the fight. The next step in a fight for those 10% ofpeople, what they do that nobody else does, is that they enlist their children in theirbattle. How do they do this? Well, they have a family relations evaluation, or a guardianad litem is appointed, or an attorney for the minor children or a psychological evaluation.All of those things have the same result. The children are exposed to the fight, askedto participate in it, and in some ways become foot soldiers in their parents’ battle.That step involving strangers, third parties in the lives of your children does irrevocabledamage to the kids and I’m going to tell you
in a little bit later about what kind of damagethat is. But first of all, you can see that asking a child, quot;What do you think about yourmom?quot; or quot;What do you think about your dad?quot; could have some dire consequences in termsof the power inside of the family or putting an undue burden on the children themselves.That’s the first and most obvious consequence. The others are even more devastating. Let’s think about this divorce from the pointof view of a child. I like to try to think of it, actually, as thinking about it fromthe height of perhaps a smaller child, not adult sized, but child sized, looking at theworld from basically behind their parents,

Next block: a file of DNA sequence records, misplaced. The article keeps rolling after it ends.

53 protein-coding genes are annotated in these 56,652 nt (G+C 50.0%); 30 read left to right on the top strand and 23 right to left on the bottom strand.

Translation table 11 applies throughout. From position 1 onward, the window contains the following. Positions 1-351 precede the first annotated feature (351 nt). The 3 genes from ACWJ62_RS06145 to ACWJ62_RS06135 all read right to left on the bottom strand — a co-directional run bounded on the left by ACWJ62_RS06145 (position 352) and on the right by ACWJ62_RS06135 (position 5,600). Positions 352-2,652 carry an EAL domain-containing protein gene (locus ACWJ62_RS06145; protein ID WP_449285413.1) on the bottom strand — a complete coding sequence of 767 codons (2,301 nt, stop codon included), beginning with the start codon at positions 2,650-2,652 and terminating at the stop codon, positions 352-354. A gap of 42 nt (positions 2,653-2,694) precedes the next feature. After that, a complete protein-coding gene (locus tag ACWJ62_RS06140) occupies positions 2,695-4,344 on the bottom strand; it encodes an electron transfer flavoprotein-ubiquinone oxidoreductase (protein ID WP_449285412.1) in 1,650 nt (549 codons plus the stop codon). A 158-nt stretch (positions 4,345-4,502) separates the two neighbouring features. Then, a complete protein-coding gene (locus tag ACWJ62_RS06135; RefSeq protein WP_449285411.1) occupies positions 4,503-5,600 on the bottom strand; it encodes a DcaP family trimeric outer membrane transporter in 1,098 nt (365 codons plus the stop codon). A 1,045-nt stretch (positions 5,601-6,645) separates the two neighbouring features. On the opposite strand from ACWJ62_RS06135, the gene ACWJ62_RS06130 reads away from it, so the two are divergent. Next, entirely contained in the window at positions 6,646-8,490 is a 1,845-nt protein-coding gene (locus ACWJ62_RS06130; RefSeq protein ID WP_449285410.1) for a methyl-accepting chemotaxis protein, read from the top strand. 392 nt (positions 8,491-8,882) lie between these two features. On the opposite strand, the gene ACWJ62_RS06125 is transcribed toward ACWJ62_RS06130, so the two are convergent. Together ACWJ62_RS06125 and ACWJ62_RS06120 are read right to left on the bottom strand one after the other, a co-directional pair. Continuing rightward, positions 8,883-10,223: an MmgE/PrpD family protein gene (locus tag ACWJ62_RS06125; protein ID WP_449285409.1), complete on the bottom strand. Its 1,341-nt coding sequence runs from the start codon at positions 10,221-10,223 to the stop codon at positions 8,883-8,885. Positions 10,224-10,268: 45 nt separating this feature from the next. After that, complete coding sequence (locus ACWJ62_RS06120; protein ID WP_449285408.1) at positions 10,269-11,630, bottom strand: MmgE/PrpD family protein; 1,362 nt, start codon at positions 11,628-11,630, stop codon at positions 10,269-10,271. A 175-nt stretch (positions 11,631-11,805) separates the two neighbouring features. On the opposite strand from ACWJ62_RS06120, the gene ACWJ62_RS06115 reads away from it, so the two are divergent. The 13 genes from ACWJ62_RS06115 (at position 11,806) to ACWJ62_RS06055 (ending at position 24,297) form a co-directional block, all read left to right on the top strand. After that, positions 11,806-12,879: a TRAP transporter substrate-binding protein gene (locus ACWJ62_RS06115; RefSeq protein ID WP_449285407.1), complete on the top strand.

because that’s what kids do. They rely ontheir parents to be the wall between them and the outside world. It’s a protective wallfor them. And what most kids think about when they think about their family at all is prettybasic. They think Mommy loves Daddy and Daddy loves Mommy and they love me. And then oneday, parents who are separating or divorcing come to their kids and say quot;well, Mommy andDaddy don’t love each other anymore, but don’t worry honey, we love you.quot; That’s not whatyour kids hear. What your kids hear is quot;Mommy and Daddy don’t love each other anymore. Uhoh. They can stop loving me as well.quot; And so for every child in every family that isseparating or divorcing, the overwhelming